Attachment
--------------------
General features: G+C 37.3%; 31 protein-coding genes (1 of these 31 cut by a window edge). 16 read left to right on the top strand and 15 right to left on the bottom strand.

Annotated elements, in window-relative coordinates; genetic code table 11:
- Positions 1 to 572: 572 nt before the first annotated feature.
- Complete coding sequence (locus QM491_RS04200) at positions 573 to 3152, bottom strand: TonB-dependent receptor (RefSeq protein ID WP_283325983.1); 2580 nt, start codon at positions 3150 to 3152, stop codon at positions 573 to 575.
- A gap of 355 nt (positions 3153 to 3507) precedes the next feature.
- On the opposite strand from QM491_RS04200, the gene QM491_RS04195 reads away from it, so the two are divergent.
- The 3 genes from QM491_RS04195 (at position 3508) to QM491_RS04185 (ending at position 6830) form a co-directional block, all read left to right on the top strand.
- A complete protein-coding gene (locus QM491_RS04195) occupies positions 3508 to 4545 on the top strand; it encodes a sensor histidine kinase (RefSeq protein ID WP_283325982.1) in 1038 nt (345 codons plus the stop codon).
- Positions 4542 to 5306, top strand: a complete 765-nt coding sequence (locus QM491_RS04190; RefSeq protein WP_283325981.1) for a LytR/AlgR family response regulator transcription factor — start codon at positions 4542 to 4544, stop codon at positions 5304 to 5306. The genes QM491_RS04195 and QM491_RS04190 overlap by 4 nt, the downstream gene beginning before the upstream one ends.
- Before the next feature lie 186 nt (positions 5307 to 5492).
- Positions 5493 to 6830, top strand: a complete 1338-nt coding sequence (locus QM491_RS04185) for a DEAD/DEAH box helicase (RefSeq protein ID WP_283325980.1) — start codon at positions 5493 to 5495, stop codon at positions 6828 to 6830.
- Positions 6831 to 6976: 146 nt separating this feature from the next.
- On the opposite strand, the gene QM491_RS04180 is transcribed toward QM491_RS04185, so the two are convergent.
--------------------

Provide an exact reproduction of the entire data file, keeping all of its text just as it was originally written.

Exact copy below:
General features: G+C 37.3%; 31 protein-coding genes (1 of these 31 cut by a window edge). 16 read left to right on the top strand and 15 right to left on the bottom strand.

Annotated elements, in window-relative coordinates; genetic code table 11:
- Positions 1 to 572: 572 nt before the first annotated feature.
- Complete coding sequence (locus QM491_RS04200) at positions 573 to 3152, bottom strand: TonB-dependent receptor (RefSeq protein ID WP_283325983.1); 2580 nt, start codon at positions 3150 to 3152, stop codon at positions 573 to 575.
- A gap of 355 nt (positions 3153 to 3507) precedes the next feature.
- On the opposite strand from QM491_RS04200, the gene QM491_RS04195 reads away from it, so the two are divergent.
- The 3 genes from QM491_RS04195 (at position 3508) to QM491_RS04185 (ending at position 6830) form a co-directional block, all read left to right on the top strand.
- A complete protein-coding gene (locus QM491_RS04195) occupies positions 3508 to 4545 on the top strand; it encodes a sensor histidine kinase (RefSeq protein ID WP_283325982.1) in 1038 nt (345 codons plus the stop codon).
- Positions 4542 to 5306, top strand: a complete 765-nt coding sequence (locus QM491_RS04190; RefSeq protein WP_283325981.1) for a LytR/AlgR family response regulator transcription factor — start codon at positions 4542 to 4544, stop codon at positions 5304 to 5306. The genes QM491_RS04195 and QM491_RS04190 overlap by 4 nt, the downstream gene beginning before the upstream one ends.
- Before the next feature lie 186 nt (positions 5307 to 5492).
- Positions 5493 to 6830, top strand: a complete 1338-nt coding sequence (locus QM491_RS04185) for a DEAD/DEAH box helicase (RefSeq protein ID WP_283325980.1) — start codon at positions 5493 to 5495, stop codon at positions 6828 to 6830.
- Positions 6831 to 6976: 146 nt separating this feature from the next.
- On the opposite strand, the gene QM491_RS04180 is transcribed toward QM491_RS04185, so the two are convergent.